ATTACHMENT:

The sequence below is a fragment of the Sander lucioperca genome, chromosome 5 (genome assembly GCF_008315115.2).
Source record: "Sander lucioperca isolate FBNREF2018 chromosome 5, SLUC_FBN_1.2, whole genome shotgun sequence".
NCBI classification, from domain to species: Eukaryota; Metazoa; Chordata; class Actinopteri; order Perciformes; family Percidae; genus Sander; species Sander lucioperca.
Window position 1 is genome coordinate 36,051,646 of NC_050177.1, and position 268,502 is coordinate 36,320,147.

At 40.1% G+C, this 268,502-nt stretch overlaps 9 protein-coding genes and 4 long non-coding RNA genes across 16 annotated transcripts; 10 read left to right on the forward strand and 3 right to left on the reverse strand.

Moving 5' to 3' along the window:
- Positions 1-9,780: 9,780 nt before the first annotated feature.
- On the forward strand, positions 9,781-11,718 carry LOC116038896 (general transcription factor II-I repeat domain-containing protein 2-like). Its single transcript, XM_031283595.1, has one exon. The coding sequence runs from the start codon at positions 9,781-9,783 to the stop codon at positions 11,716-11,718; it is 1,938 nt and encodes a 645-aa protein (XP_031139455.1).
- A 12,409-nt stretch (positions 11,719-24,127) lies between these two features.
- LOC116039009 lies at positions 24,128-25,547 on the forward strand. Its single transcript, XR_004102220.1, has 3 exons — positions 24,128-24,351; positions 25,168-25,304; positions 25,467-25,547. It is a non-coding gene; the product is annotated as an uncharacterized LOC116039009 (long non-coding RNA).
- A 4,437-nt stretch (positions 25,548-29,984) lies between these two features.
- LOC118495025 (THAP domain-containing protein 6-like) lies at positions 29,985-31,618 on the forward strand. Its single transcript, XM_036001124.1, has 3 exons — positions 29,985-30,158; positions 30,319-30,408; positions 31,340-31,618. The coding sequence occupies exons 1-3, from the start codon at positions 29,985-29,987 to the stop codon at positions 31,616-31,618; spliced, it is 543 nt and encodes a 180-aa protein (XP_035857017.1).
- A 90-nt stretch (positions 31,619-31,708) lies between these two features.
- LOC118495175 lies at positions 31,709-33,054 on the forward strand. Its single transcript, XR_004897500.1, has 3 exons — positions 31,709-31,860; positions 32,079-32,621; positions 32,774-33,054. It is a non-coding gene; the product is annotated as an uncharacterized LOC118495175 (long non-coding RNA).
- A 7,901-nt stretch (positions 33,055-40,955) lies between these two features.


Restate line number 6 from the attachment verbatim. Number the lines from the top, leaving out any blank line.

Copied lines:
Moving 5' to 3' along the window: